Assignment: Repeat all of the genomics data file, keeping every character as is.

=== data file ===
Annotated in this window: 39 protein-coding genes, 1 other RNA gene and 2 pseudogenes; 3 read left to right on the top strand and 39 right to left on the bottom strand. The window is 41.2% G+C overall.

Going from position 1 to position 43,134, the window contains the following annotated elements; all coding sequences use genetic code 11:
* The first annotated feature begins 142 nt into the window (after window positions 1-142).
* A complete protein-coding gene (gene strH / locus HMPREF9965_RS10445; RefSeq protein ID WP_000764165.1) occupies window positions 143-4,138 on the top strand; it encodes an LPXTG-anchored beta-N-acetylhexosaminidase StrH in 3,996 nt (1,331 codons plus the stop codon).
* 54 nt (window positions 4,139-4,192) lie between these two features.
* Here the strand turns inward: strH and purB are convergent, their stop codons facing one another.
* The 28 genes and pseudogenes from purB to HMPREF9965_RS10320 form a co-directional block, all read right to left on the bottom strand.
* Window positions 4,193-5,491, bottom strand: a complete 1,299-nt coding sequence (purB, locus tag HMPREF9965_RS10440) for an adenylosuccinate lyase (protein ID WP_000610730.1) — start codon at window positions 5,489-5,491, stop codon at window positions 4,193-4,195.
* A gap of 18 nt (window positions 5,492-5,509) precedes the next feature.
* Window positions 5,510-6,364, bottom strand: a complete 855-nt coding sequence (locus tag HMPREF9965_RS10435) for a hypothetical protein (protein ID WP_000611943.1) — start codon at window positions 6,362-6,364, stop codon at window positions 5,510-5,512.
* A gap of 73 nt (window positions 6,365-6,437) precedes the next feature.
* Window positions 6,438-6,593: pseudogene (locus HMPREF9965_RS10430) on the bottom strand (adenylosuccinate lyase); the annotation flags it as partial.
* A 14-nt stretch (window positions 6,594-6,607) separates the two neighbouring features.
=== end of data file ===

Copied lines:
Annotated in this window: 39 protein-coding genes, 1 other RNA gene and 2 pseudogenes; 3 read left to right on the top strand and 39 right to left on the bottom strand. The window is 41.2% G+C overall.

Going from position 1 to position 43,134, the window contains the following annotated elements; all coding sequences use genetic code 11:
* The first annotated feature begins 142 nt into the window (after window positions 1-142).
* A complete protein-coding gene (gene strH / locus HMPREF9965_RS10445; RefSeq protein ID WP_000764165.1) occupies window positions 143-4,138 on the top strand; it encodes an LPXTG-anchored beta-N-acetylhexosaminidase StrH in 3,996 nt (1,331 codons plus the stop codon).
* 54 nt (window positions 4,139-4,192) lie between these two features.
* Here the strand turns inward: strH and purB are convergent, their stop codons facing one another.
* The 28 genes and pseudogenes from purB to HMPREF9965_RS10320 form a co-directional block, all read right to left on the bottom strand.
* Window positions 4,193-5,491, bottom strand: a complete 1,299-nt coding sequence (purB, locus tag HMPREF9965_RS10440) for an adenylosuccinate lyase (protein ID WP_000610730.1) — start codon at window positions 5,489-5,491, stop codon at window positions 4,193-4,195.
* A gap of 18 nt (window positions 5,492-5,509) precedes the next feature.
* Window positions 5,510-6,364, bottom strand: a complete 855-nt coding sequence (locus tag HMPREF9965_RS10435) for a hypothetical protein (protein ID WP_000611943.1) — start codon at window positions 6,362-6,364, stop codon at window positions 5,510-5,512.
* A gap of 73 nt (window positions 6,365-6,437) precedes the next feature.
* Window positions 6,438-6,593: pseudogene (locus HMPREF9965_RS10430) on the bottom strand (adenylosuccinate lyase); the annotation flags it as partial.
* A 14-nt stretch (window positions 6,594-6,607) separates the two neighbouring features.